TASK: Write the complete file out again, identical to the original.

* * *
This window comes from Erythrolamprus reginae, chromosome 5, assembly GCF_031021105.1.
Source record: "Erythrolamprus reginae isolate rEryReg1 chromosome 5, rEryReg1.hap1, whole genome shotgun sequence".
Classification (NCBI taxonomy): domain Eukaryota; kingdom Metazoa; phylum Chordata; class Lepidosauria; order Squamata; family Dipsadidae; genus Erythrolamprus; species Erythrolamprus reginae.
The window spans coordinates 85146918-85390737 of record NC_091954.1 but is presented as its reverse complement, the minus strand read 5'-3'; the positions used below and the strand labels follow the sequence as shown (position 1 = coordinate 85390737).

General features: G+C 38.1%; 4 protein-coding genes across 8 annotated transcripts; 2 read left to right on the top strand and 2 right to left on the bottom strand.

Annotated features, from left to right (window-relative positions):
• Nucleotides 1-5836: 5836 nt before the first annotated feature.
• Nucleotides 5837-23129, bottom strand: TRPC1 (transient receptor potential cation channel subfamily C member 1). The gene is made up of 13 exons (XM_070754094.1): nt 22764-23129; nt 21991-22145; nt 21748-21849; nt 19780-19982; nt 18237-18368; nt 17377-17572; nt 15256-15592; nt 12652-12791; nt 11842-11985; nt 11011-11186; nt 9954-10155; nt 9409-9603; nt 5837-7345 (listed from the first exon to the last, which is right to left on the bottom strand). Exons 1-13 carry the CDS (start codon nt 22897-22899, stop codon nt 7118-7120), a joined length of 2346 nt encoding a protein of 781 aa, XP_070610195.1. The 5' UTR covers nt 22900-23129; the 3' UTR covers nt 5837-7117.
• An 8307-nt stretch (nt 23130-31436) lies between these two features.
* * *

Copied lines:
This window comes from Erythrolamprus reginae, chromosome 5, assembly GCF_031021105.1.
Source record: "Erythrolamprus reginae isolate rEryReg1 chromosome 5, rEryReg1.hap1, whole genome shotgun sequence".
Classification (NCBI taxonomy): domain Eukaryota; kingdom Metazoa; phylum Chordata; class Lepidosauria; order Squamata; family Dipsadidae; genus Erythrolamprus; species Erythrolamprus reginae.
The window spans coordinates 85146918-85390737 of record NC_091954.1 but is presented as its reverse complement, the minus strand read 5'-3'; the positions used below and the strand labels follow the sequence as shown (position 1 = coordinate 85390737).

General features: G+C 38.1%; 4 protein-coding genes across 8 annotated transcripts; 2 read left to right on the top strand and 2 right to left on the bottom strand.

Annotated features, from left to right (window-relative positions):
• Nucleotides 1-5836: 5836 nt before the first annotated feature.
• Nucleotides 5837-23129, bottom strand: TRPC1 (transient receptor potential cation channel subfamily C member 1). The gene is made up of 13 exons (XM_070754094.1): nt 22764-23129; nt 21991-22145; nt 21748-21849; nt 19780-19982; nt 18237-18368; nt 17377-17572; nt 15256-15592; nt 12652-12791; nt 11842-11985; nt 11011-11186; nt 9954-10155; nt 9409-9603; nt 5837-7345 (listed from the first exon to the last, which is right to left on the bottom strand). Exons 1-13 carry the CDS (start codon nt 22897-22899, stop codon nt 7118-7120), a joined length of 2346 nt encoding a protein of 781 aa, XP_070610195.1. The 5' UTR covers nt 22900-23129; the 3' UTR covers nt 5837-7117.
• An 8307-nt stretch (nt 23130-31436) lies between these two features.